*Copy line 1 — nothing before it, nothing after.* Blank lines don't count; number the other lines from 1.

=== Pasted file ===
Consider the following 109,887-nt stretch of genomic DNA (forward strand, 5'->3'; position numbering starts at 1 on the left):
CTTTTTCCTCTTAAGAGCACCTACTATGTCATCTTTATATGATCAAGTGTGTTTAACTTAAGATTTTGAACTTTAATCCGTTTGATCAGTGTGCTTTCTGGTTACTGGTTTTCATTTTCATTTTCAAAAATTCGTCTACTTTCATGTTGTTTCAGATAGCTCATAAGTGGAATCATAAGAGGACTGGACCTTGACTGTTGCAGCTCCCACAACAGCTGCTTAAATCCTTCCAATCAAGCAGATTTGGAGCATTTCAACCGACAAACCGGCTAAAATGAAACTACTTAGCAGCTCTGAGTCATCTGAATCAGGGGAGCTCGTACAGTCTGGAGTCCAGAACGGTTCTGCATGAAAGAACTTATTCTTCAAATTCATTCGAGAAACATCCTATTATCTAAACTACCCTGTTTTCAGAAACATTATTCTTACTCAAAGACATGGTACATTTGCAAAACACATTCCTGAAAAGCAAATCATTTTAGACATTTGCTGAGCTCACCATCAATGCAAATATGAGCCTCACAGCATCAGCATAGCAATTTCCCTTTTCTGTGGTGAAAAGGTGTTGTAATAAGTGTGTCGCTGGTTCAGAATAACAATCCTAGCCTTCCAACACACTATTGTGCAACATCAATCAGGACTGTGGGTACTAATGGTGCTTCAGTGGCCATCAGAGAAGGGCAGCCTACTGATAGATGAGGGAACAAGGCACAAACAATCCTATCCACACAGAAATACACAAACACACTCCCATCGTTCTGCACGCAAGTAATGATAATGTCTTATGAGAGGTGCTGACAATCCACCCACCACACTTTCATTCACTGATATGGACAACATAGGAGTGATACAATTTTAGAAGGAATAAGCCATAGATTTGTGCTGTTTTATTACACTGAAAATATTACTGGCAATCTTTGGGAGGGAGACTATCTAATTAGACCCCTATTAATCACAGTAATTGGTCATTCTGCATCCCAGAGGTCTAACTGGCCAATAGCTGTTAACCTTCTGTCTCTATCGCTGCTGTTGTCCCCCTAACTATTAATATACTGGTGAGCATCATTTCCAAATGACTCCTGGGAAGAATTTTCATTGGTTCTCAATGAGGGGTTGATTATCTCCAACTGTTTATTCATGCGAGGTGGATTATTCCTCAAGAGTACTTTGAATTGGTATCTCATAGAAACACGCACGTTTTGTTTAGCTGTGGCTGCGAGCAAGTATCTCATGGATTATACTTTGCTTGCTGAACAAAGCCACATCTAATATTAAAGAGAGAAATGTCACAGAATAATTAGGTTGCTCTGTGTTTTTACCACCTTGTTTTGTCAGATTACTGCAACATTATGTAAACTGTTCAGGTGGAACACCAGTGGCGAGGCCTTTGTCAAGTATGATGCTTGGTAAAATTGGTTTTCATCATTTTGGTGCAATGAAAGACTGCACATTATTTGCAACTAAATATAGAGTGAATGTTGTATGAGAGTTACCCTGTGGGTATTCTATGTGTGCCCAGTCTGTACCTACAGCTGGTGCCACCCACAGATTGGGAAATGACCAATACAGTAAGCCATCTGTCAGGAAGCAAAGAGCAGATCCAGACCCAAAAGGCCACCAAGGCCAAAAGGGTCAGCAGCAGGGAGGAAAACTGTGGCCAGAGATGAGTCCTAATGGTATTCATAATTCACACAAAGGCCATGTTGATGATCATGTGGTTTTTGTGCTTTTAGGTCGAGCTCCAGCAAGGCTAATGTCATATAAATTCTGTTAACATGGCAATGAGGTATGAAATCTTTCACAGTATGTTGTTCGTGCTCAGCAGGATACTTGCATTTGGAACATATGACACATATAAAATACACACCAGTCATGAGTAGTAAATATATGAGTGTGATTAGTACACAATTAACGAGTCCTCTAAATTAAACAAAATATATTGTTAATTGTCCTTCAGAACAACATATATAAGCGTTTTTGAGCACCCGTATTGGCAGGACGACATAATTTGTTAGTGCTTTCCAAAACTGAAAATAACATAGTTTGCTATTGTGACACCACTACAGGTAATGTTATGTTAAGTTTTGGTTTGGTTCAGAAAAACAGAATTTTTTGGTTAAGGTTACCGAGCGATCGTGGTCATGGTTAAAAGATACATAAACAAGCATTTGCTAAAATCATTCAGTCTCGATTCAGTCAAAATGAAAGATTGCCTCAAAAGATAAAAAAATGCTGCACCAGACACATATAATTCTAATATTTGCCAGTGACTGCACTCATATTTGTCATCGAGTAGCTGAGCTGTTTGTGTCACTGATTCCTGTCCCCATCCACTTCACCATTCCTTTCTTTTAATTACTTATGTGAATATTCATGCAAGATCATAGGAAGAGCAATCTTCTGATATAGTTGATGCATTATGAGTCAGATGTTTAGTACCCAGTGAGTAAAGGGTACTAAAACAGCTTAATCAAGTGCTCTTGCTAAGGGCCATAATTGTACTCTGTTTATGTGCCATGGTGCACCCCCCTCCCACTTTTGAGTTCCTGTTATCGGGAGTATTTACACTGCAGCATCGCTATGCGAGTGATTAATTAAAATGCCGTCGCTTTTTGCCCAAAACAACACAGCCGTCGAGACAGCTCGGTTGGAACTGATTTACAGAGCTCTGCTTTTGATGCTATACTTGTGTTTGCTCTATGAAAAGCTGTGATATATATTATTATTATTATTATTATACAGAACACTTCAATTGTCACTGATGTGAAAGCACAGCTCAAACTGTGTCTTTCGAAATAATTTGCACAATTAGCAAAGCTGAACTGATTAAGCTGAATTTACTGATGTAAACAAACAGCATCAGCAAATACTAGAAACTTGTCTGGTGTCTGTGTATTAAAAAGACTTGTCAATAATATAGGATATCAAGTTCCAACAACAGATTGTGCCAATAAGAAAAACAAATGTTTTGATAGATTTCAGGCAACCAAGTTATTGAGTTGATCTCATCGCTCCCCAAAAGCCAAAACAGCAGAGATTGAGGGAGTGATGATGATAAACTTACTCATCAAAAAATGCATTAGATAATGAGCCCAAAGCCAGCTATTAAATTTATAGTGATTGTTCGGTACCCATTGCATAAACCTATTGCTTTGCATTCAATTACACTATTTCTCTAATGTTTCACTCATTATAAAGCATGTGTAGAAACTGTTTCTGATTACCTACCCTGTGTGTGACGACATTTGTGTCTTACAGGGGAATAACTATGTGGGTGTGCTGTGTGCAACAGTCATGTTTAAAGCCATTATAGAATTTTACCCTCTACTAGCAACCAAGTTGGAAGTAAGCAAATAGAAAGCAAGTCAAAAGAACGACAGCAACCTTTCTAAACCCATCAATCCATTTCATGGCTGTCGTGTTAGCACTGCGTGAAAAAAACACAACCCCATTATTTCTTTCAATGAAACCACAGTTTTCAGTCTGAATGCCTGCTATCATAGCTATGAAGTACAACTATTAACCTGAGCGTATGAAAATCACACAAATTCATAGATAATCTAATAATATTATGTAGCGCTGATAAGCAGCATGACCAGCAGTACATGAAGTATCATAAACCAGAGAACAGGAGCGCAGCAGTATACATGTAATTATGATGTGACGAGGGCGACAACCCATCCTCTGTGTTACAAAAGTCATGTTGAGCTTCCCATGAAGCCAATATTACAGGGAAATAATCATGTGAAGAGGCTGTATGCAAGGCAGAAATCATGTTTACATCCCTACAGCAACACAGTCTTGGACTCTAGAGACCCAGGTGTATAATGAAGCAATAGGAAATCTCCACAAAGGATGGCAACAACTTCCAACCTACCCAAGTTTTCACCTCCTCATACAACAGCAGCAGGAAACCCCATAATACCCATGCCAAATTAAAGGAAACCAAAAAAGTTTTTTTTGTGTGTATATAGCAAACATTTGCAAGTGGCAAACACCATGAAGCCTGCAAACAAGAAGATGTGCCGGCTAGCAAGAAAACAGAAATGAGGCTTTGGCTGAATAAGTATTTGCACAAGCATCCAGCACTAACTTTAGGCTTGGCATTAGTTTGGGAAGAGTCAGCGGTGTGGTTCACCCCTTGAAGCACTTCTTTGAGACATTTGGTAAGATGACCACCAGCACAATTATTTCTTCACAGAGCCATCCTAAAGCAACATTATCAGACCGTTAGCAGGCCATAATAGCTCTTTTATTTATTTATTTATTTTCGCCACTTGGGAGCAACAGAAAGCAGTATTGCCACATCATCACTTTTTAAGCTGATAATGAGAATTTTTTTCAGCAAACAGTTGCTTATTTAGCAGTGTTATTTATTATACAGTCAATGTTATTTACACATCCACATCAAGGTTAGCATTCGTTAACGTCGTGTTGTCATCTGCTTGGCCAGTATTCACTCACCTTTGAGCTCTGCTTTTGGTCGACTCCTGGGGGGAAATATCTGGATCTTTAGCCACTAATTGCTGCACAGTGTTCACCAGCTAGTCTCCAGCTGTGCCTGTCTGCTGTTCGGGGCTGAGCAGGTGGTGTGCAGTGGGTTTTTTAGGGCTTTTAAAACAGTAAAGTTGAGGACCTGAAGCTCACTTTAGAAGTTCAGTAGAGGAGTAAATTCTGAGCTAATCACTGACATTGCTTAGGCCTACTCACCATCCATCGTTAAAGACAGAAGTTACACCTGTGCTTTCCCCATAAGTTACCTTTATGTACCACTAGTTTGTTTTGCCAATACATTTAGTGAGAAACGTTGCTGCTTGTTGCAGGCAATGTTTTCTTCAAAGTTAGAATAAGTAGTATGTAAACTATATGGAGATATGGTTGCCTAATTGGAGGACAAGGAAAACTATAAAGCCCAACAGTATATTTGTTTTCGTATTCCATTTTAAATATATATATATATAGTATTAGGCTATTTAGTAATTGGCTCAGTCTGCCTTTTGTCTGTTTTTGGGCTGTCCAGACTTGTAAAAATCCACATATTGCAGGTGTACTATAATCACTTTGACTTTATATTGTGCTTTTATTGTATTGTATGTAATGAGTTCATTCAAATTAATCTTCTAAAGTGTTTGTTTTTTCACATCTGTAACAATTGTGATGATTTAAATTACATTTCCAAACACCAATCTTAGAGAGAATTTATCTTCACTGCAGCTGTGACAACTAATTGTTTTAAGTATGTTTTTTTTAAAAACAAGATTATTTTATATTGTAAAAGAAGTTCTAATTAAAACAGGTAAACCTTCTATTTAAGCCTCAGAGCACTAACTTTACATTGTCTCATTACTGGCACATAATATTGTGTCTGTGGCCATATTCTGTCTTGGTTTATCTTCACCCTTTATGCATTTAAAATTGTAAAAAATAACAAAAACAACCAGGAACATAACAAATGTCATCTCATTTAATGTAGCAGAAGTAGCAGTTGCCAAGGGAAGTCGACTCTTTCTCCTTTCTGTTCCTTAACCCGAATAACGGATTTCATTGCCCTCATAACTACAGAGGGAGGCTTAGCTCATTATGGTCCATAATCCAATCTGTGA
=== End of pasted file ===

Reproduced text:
Consider the following 109,887-nt stretch of genomic DNA (forward strand, 5'->3'; position numbering starts at 1 on the left):